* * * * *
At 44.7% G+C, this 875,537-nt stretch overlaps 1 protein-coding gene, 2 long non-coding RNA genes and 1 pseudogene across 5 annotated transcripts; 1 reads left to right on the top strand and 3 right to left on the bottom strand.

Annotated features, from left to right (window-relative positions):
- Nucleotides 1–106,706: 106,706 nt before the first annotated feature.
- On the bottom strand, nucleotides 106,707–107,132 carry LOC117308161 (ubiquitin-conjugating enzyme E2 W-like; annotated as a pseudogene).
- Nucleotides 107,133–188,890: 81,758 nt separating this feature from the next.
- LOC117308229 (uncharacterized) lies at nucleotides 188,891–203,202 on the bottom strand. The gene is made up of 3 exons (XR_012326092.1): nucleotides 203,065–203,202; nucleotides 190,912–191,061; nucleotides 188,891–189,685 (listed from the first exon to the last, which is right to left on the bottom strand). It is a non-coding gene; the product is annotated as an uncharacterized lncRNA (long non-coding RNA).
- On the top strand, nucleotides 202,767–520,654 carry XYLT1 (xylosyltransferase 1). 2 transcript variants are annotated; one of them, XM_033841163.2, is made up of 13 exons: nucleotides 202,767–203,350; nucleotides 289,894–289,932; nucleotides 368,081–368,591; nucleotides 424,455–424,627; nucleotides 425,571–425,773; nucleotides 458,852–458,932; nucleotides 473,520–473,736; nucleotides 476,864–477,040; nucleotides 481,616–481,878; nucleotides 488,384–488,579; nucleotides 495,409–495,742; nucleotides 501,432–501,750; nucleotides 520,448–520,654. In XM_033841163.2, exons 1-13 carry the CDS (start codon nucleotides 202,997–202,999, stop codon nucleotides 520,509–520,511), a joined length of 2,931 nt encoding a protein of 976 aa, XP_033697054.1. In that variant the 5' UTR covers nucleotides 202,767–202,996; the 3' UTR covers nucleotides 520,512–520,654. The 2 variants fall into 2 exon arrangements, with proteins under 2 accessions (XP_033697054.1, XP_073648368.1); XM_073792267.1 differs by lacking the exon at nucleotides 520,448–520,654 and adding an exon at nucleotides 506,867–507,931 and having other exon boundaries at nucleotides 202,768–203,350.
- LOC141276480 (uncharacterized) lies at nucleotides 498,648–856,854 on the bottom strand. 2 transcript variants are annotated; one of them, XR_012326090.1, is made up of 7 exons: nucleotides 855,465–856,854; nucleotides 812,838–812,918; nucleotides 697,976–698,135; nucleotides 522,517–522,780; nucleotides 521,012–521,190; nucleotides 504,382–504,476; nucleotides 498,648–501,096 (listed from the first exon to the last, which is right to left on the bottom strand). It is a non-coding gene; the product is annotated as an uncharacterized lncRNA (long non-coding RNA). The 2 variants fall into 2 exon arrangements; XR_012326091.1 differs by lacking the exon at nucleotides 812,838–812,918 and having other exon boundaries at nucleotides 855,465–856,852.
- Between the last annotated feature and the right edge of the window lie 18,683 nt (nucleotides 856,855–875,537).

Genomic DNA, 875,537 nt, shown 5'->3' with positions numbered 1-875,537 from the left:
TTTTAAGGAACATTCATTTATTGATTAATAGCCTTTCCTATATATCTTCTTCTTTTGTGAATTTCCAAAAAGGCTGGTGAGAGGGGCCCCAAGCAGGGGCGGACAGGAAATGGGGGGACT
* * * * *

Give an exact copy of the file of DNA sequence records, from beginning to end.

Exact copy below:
At 44.7% G+C, this 875,537-nt stretch overlaps 1 protein-coding gene, 2 long non-coding RNA genes and 1 pseudogene across 5 annotated transcripts; 1 reads left to right on the top strand and 3 right to left on the bottom strand.

Annotated features, from left to right (window-relative positions):
- Nucleotides 1–106,706: 106,706 nt before the first annotated feature.
- On the bottom strand, nucleotides 106,707–107,132 carry LOC117308161 (ubiquitin-conjugating enzyme E2 W-like; annotated as a pseudogene).
- Nucleotides 107,133–188,890: 81,758 nt separating this feature from the next.
- LOC117308229 (uncharacterized) lies at nucleotides 188,891–203,202 on the bottom strand. The gene is made up of 3 exons (XR_012326092.1): nucleotides 203,065–203,202; nucleotides 190,912–191,061; nucleotides 188,891–189,685 (listed from the first exon to the last, which is right to left on the bottom strand). It is a non-coding gene; the product is annotated as an uncharacterized lncRNA (long non-coding RNA).
- On the top strand, nucleotides 202,767–520,654 carry XYLT1 (xylosyltransferase 1). 2 transcript variants are annotated; one of them, XM_033841163.2, is made up of 13 exons: nucleotides 202,767–203,350; nucleotides 289,894–289,932; nucleotides 368,081–368,591; nucleotides 424,455–424,627; nucleotides 425,571–425,773; nucleotides 458,852–458,932; nucleotides 473,520–473,736; nucleotides 476,864–477,040; nucleotides 481,616–481,878; nucleotides 488,384–488,579; nucleotides 495,409–495,742; nucleotides 501,432–501,750; nucleotides 520,448–520,654. In XM_033841163.2, exons 1-13 carry the CDS (start codon nucleotides 202,997–202,999, stop codon nucleotides 520,509–520,511), a joined length of 2,931 nt encoding a protein of 976 aa, XP_033697054.1. In that variant the 5' UTR covers nucleotides 202,767–202,996; the 3' UTR covers nucleotides 520,512–520,654. The 2 variants fall into 2 exon arrangements, with proteins under 2 accessions (XP_033697054.1, XP_073648368.1); XM_073792267.1 differs by lacking the exon at nucleotides 520,448–520,654 and adding an exon at nucleotides 506,867–507,931 and having other exon boundaries at nucleotides 202,768–203,350.
- LOC141276480 (uncharacterized) lies at nucleotides 498,648–856,854 on the bottom strand. 2 transcript variants are annotated; one of them, XR_012326090.1, is made up of 7 exons: nucleotides 855,465–856,854; nucleotides 812,838–812,918; nucleotides 697,976–698,135; nucleotides 522,517–522,780; nucleotides 521,012–521,190; nucleotides 504,382–504,476; nucleotides 498,648–501,096 (listed from the first exon to the last, which is right to left on the bottom strand). It is a non-coding gene; the product is annotated as an uncharacterized lncRNA (long non-coding RNA). The 2 variants fall into 2 exon arrangements; XR_012326091.1 differs by lacking the exon at nucleotides 812,838–812,918 and having other exon boundaries at nucleotides 855,465–856,852.
- Between the last annotated feature and the right edge of the window lie 18,683 nt (nucleotides 856,855–875,537).

Genomic DNA, 875,537 nt, shown 5'->3' with positions numbered 1-875,537 from the left:
TTTTAAGGAACATTCATTTATTGATTAATAGCCTTTCCTATATATCTTCTTCTTTTGTGAATTTCCAAAAAGGCTGGTGAGAGGGGCCCCAAGCAGGGGCGGACAGGAAATGGGGGGACT